Everyone likes to read about someone else’s mistakes so that they can learn from them. When you think about it, that is a great way to avoid common pitfalls and to save yourself some of the grief and set-backs that are bound to occur along the road to preparedness.
As useful as that might be, I started giving some thought not to the mistakes that Preppers make but to the things that they get right. And there are a lot of them.
Today I share with you my take on ten things that Preppers get right. I list them in no particular order although I tend to think the first and last might be the most important.
10 Traits of the Successful Prepper
1. Have the Will to Live
Prepper’s approach long term survival with gusto. As busy as they might be with job and family obligations, they are laser focused on insuring that they will be safe for the long term. They want to live and want to enjoy the bounty of life itself. To that end, they are prepared to endure hardships and are prepared to defend what is theirs. They want to live, no matter what, and want to be a productive member of society.
2. Thirst for Knowledge
There is always something new to learn and to keep the Preppers brain engaged. There is never a time when they say “enough”. As difficult as it may be at times to grasp the truth, Preppers seek knowledge and truth and relentlessly pursue just one more skill and one more fact that will help them prevail if their world goes to heck.
3. Believe in Family Values
The family as a social unit is important – whether it is a family of two or a family of twenty. Preppers know that and embrace and protect the family unit because it provides a sense of belonging is well as an environment for honesty and respect. However the family unit is defined (and each of us may define “family” in different terms), the core ideals remain the same: responsibility, accountability and love.
4. Possess the MacGyver Instinct
Every Prepper is a handyman. We fix stuff. We make things work by cobbling together odd bits and pieces into something newly purposed. We throw away nothing, lest it have some useful purpose down the road. We strive to jerry-rig our way out of just about anything sometimes with only some paracord and duct tape. The words “I can’t make it work” do not exist in the Prepper’s vocabulary.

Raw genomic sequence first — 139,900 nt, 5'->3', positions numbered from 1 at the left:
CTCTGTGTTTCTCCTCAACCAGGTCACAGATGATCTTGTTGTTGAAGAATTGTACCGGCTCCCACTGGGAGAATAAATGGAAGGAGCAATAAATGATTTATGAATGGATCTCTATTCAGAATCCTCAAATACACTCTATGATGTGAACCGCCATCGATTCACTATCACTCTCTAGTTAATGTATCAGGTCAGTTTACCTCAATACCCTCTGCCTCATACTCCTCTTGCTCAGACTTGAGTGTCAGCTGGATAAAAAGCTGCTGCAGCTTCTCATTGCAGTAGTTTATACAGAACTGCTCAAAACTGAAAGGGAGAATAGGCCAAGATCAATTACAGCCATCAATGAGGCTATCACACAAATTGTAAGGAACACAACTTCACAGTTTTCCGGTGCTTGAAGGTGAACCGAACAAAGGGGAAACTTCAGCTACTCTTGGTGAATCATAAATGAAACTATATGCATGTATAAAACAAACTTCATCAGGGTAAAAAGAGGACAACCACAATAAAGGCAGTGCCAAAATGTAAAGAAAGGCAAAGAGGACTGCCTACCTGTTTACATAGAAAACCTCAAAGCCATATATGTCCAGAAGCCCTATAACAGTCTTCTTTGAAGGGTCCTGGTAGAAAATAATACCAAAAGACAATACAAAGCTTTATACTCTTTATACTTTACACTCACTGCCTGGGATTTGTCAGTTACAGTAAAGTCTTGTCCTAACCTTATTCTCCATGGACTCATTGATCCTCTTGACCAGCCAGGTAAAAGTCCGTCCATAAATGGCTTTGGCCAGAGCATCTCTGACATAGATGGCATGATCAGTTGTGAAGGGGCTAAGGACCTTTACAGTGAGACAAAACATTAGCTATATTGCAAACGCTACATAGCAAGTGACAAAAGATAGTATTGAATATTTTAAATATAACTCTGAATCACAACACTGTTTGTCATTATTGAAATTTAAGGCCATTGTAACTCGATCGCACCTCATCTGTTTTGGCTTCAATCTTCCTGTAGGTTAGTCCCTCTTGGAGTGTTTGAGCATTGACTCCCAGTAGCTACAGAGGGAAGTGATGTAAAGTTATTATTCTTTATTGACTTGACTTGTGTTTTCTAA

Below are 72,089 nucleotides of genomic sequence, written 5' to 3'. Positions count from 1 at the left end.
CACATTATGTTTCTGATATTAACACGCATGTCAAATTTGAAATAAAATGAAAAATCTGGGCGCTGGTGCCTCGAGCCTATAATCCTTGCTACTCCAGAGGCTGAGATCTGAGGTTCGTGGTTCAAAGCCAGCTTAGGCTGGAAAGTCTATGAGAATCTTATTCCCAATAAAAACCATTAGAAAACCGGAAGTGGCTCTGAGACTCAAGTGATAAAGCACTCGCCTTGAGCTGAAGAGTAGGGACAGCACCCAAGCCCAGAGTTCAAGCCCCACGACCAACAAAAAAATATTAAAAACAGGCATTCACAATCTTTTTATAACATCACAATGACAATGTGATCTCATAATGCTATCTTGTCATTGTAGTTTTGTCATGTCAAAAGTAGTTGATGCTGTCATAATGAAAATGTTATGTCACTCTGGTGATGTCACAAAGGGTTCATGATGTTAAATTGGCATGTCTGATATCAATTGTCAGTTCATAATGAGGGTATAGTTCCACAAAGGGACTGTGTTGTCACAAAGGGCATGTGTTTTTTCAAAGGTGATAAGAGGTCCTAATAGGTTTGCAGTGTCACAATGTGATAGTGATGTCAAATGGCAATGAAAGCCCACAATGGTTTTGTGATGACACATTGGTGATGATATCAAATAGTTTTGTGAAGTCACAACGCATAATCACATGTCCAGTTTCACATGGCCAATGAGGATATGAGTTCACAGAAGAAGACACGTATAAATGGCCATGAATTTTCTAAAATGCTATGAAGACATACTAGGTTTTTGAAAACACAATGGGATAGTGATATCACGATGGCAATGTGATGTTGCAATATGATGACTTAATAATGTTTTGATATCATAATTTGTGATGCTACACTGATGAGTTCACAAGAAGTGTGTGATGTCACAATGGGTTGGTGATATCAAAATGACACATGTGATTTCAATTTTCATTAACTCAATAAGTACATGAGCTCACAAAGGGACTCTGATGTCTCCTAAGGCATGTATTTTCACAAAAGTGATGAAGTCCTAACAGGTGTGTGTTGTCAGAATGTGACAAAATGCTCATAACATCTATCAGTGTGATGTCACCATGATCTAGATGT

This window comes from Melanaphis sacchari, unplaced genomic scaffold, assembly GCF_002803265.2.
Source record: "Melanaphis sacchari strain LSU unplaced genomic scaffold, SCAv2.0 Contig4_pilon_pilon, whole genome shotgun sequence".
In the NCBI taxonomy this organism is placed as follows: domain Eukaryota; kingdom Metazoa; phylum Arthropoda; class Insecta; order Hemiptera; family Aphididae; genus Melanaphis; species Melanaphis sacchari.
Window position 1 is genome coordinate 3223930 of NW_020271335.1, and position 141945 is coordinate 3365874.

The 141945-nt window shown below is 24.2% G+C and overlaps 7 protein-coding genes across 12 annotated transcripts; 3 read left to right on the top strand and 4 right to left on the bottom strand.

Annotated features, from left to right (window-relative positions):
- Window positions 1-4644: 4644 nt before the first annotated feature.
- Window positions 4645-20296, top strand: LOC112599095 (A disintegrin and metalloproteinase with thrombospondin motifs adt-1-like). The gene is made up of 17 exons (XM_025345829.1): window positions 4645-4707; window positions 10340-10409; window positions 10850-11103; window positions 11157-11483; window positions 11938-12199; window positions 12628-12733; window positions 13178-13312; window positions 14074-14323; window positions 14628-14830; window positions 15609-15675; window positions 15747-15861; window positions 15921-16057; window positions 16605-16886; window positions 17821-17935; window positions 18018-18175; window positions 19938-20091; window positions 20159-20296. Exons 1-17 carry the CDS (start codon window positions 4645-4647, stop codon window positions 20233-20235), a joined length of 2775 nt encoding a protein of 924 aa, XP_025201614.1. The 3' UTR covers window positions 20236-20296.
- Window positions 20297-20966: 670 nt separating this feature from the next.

5. Have Compassion for Others
Wikipedia defines compassion as “the emotion that we feel in response to the suffering of others that motivates a desire to help”. The so-called survivalists of old were stereotyped as loners. These days, most Preppers understand the value of being around others and feel a strong emotional connection to helping those that are unable to help themselves.
This is not to say that we as a group are a bunch of bleeding hearts that will give away our hard-earned preps to anyone who comes asking. Quite the contrary. What it does mean is that we show compassion for those that are disabled, elderly, ill or simply lack the financial means to do more than a modicum of preparations. From these individuals we will seek knowledge and skills rather than physical possessions.
6. Stay Physically and Mentally Fit
To stay on top of the game, we must be able to move around freely and in an unencumbered manner. This means we must get regular exercise now so that we will be physically fit if we ever have to face an evacuation of bug-out situation. We must also stay nimble of mind so that rational decisions can be made quickly under the most adverse of circumstances.
Most Prepper’s know this and work toward a goal of physical and mental fitness each and every day of their lives.
7. Are Critical Thinkers
Critical thinking is the ability to think clearly and rationally. For some this comes naturally, but for most, this is an acquired skill that is honed by the thoughtful examination of risks and rewards before coming to a logical and decisive solution to a problem. By considering various catastrophic scenarios in advance, Prepper’s make plans for dealing with the risks most inherent to their geographical location and personal circumstances.
8. Know How to Drive a Hard Bargain
With very few exceptions, the Preppers I know live within the confines of a budget. In addition to funding their daily life and daily activities, they must fund the acquisition of supplies, outdoor gear, water storage facilities and extra food. They do this by shopping for bargains, searching for used items at thrift stores and garage sales, and by trading those items they no longer need for items they do.
They practice the skill of bartering services for goods and goods for services. By doing so, they are able to acquire what they need not only for now, but for long term survival.
9. Understand the Value of Networking
Preppers understand that not everyone knows everything and not everyone has every single skill they will need to prevail. For that reason, they surround themselves with other forward thinking and like minded individuals. Some of these individuals may be local and others may only be accessible virtually over the internet.